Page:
Maersk idles more ships while NOOs see a rebound in demand
Maersk is leading the way in laying-up surplus tonnage while demand remains weak across the ...
Containership charter rates are “stable but depressed”, according to London shipbroker Braemar ACM.
A weakening of post-peak season forward demand and ocean carriers cancelling service upgrades has resulted in fewer enquiries according to a broker source.
“We would normally expect it to be a bit busier on our container desk by now,” one broker told The Loadstar.
“This year, September has been quite flat for cargo so far and owners are beginning to get nervous again.”
The broker cited the main issue being with mid-size vessels, where rates have dropped significantly since their peak in April.
For instance, Alphaliner notes, Maersk Line “snapped up” the 6,612 teu Swansea recently for two-to-three months at only $12,750 per day – around half the rate it would have paid before the summer lull.
Intra-Asia carrier Regional Container Line (RCL) recently fixed the 8,500 teu Seamax Stratford for a five-to-six month charter at a rate of $14,600 per day – a discount of around 15% on the ship’s previous fixture.
And things are likely to get worse before they get better for containership owners, with the looming early-October Chinese Golden Week holiday resulting in numerous sailing cancellations as the liners take a cautious approach to capacity.
Indeed, blanked sailings next month on the Asia-North Europe tradelane alone have already meant more than 200,000 teu of capacity being withdrawn.
In the case of the temporary suspension of 2M’s AE2/Swan loop, this will mean eight MSC- and three Maersk-operated ultra-large vessels will be without employment for an indefinite period.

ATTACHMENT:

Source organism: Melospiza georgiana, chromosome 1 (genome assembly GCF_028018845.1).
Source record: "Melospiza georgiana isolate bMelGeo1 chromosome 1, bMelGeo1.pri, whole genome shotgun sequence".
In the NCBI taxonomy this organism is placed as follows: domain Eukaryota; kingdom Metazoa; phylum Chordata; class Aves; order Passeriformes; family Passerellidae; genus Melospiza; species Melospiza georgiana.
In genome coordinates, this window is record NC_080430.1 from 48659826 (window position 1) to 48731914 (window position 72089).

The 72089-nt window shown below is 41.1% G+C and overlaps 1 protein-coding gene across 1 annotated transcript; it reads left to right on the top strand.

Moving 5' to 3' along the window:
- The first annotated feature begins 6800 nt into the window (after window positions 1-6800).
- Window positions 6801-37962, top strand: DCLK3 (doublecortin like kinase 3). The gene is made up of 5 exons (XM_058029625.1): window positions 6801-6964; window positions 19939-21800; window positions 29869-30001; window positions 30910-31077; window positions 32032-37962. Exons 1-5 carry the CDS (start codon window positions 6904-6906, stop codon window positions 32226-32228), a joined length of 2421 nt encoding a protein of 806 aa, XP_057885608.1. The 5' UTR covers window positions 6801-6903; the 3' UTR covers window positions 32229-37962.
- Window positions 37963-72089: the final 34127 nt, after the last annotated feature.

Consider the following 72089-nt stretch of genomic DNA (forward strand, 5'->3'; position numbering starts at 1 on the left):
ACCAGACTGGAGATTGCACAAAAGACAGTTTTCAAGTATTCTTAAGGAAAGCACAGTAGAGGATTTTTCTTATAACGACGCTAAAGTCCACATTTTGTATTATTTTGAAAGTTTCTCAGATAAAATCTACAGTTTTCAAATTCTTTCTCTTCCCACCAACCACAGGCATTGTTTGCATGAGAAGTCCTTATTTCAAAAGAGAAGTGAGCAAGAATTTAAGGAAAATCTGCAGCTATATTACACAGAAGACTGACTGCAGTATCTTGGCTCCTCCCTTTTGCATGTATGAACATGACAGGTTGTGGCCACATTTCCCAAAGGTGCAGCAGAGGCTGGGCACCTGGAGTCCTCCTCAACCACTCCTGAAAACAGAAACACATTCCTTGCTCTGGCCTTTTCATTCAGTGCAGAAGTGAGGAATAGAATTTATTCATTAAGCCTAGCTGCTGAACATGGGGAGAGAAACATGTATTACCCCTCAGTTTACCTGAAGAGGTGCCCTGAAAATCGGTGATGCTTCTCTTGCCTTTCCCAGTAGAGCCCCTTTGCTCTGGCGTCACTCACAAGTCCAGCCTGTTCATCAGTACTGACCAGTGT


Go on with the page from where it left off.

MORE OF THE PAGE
It seems unlikely that the carriers will decide to idle the ships and will probably use them to replace smaller tonnage on other loops and services, cascading the incumbent chartered tonnage to an early off-hire and potential lay-up.
Alphaliner said the 408,000 teu of the current idle container fleet could swell to 750,000 teu by the end of the year, and some analysts suggest that even this could be a conservative figure.
The consultant has a pessimistic outlook for the charter market. It said: “The likelihood of the idle fleet being cleared by next year has diminished.” It added that that the build-up of excess tonnage “will spill over into 2019”, given there is a further 1m teu of newbuild capacity scheduled to be delivered.
Moreover, it warned that the impact of the escalating US-China trade war could further dampen demand.
Much now will depend on the strategies of owners: whether to await another charter market rebound, as seen in the early part of this year, or to accept a cash offer for scrap.
Demolition of container vessels so far this year is at a record 10-year low, with just 24 ships for 47,500 teu sold for scrap. This compares with 120 vessels equating to 355,000 teu sent to the breakers by the same point in 2017.
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